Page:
The Bukharian Jews

There is tradition that Bukharian Jews are the descendants of the Tribe of Naphtali and of the Tribe of Issachar and that they were exiled during the Assyrian conquest of Israel in 7th century B.C.E.  The Bukharian Jews of Central Asia, today’s Uzbekistan and Tajikistan, were essentially cut off from the rest of the Jewish world for more than 2,500 years. 
They are considered one of the oldest ethnic groups of Central Asia and over the years have developed their own distinct Jewish culture. In the region of Bukhara (Uzbekistan), the largest concentrations were in Tashkent, Samarkand, Bukhara, and Khokand. In Tajikistan, they lived in the capital, Dushanbe. Throughout the years, Jews from other Eastern countries such as Iraq, Iran, Yemen, Syria, and Morocco migrated into Central Asia by way of the Silk Road, as did Jews who were exiled from Spain during the Spanish Inquisition; all these joined the Central Asian Jewish community and were later collectively known as Bukharian Jews.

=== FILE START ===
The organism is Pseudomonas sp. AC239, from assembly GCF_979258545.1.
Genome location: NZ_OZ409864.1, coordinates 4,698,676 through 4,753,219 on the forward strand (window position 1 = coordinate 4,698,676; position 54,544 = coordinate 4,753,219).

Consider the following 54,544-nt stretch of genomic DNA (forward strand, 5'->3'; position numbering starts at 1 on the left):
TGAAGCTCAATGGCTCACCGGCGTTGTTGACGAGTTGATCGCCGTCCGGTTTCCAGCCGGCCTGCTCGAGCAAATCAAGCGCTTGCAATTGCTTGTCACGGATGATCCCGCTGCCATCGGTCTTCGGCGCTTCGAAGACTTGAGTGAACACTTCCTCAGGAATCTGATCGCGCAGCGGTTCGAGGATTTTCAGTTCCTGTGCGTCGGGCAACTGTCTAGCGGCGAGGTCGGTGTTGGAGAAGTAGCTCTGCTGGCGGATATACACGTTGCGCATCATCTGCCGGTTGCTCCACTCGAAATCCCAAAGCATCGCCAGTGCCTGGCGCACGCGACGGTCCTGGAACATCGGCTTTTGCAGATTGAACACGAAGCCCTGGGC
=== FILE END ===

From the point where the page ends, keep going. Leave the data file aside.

The first written account of this Central Asian Jewish Community comes from the 4th century C.E.  The Talmud relates the story of Rabbi Shmuel bar Bisna from the academy in Pumbeditha who traveled to the region now known as Turkmenistan and feared that the local wine and spirits produced there by the Jewish community were not kosher. There is also evidence of a Jewish presence from the 5th and 6th centuries C.E. found on ossuaries discovered in the mid 1950’s.
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